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AIDS and Behavior

, Volume 17, Issue 1, pp 86–93 | Cite as

Barriers to Medication Adherence in Behaviorally and Perinatally Infected Youth Living with HIV

  • Karen MacDonell
  • Sylvie Naar-King
  • Heather Huszti
  • Marvin Belzer
Original Paper

Abstract

The study explored barriers to antiretroviral medication adherence in perinatally and behaviorally HIV infected adolescents and young adults in a cross-sectional, multisite sample. The study included a subset of a convenience sample from a cross-sectional analysis. Participants were youth with HIV ages 12–24 who were prescribed HIV medication and reported missing medication in the past 7 days (n = 484, 28.4 % of protocol sample). The top barriers were similar for perinatally and behaviorally infected youth, but perinatally infected youth reported significantly more barriers. Forgetting, not feeling like taking medication and not wanting to be reminded of HIV infection were the most common barriers reported. Number of barriers was significantly correlated with percent of doses missed, viral load, and psychological distress for perinatally infected youth and with doses missed, psychological distress, and substance use for behaviorally infected youth. Interventions to improve adherence to HIV medications should not only address forgetfulness and choosing not to take medications, but also consider route of infection.

Keywords

Antiretroviral medication adherence Route of infection Barriers to adherence Youth living with HIV Intervention development 

Notes

Acknowledgments

The Adolescent Trials Network for HIV/AIDS Interventions is funded by grants 5 U01 HD 40533 and 5 U01 HD 40474 from the National Institutes of Health through the National Institute of Child Health and Human Development (Bill Kapogiannis and Carol Worrell) with supplemental funding from the National Institute on Drug Abuse (Nicolette Borek), the National Institute of Mental Health (Andrew Forsyth and Pim Brouwers), and the National Institute on Alcohol Abuse and Alcoholism (Kendall Bryant). This research study was scientifically reviewed by the ATN’s Behavioral Leadership Groups. The authors acknowledge the ATN Coordinating Center at the University of Alabama at Birmingham, which is funded by grant U01 HD40533 (Craig Wilson and Cindy Partlow); the ATN Data and Operations Center at Westat, Inc. (Jim Korelitz and Barbara Driver) and Jacqueline Loeb, protocol specialist; the Community Advisory Board; and the subjects who participated in the study. The following ATN sites participated in this study: University of South Florida (Pat Emmanuel, Amayvis Rebolledo, and Tammy Myers), Children’s Hospital Los Angeles (Marvin Belzer, Diane Tucker, Nancy Flores, Julie McAvoy, and Michelle Bradford); Children’s National Medical Center (Larry D’Angelo and Connie Trexler), Children’s Hospital of Philadelphia (Steven Douglas, Mary Tanney, and Adrienne DiBenedetto), CORE Center/John H. Stroger Hospital (Jaime Martinez, Lisa Henry-Reid, Kelly Bojan, and Rachel Jackson), University of Puerto Rico (Irma Febo and Hazel Ayala), Montefiore Medical Center (Donna Futterman, Elizabeth Bruce, and Maria Campos), Mt. Sinai Medical Center (John Steever, Mary Geiger, and Jamie Kyei-Frimpong), University of California San Francisco (Barbara Moscicki and JB Molaghan), Tulane University (Sue Ellen Abdalian, Leslie Kozina, Alyne Baker, Brenda Andrews, and Trina Jeanjacques), University of Maryland Baltimore (Ligia Peralta, Reshma Gorle, and Leonel Flores), University of Miami (Larry Friedman, Donna Maturo, and Hanna Major-Wilson), Children’s Diagnostic and Treatment Center (Ana Puga, Esmine Downer, and Amy Inman), St. Jude Children’s Research Hospital (Pat Flynn, Mary Dillard, and Carla London), and Children’s Memorial Hospital (Rob Garofalo and Julia Brennan).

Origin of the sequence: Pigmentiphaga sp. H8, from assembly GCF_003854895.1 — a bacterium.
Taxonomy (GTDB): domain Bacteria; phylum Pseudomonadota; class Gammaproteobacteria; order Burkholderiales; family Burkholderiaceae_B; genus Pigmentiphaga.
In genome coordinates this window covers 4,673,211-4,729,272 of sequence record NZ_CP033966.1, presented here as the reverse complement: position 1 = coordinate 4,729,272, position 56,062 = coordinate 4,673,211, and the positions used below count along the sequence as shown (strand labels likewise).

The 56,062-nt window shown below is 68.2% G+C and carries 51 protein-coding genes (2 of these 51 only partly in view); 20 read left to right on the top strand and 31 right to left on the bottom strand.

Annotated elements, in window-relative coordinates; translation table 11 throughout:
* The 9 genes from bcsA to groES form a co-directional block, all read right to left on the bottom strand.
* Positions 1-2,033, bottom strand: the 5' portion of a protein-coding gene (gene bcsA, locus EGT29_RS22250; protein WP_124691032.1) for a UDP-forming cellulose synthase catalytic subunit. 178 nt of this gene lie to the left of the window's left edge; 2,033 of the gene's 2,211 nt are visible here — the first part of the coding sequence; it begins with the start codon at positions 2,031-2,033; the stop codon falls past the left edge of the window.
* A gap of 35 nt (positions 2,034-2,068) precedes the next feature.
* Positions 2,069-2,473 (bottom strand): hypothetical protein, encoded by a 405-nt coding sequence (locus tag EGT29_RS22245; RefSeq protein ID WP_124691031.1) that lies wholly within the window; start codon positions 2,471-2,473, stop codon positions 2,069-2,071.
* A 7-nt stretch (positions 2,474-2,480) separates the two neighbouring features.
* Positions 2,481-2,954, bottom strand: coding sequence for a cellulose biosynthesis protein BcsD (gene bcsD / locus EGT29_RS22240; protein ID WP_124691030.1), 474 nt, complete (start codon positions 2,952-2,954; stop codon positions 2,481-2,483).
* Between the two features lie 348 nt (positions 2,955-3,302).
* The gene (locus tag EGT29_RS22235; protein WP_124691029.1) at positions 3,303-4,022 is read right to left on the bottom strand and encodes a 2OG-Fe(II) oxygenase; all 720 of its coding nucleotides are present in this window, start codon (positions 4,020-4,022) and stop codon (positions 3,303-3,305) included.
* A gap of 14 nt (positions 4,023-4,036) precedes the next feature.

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Copyright information

© Springer Science+Business Media New York 2012

Authors and Affiliations

  • Karen MacDonell
    • 1
  • Sylvie Naar-King
    • 1
  • Heather Huszti
    • 2
  • Marvin Belzer
    • 3
  1. 1.Carman and Ann Adams Department of PediatricsWayne State University School of MedicineDetroitUSA
  2. 2.Department of Pediatric PsychologyChildren’s Hospital of Orange CountyOrangeUSA
  3. 3.Division of Adolescent MedicineUniversity of Southern California and Children’s Hospital of Los AngelesLos AngelesUSA

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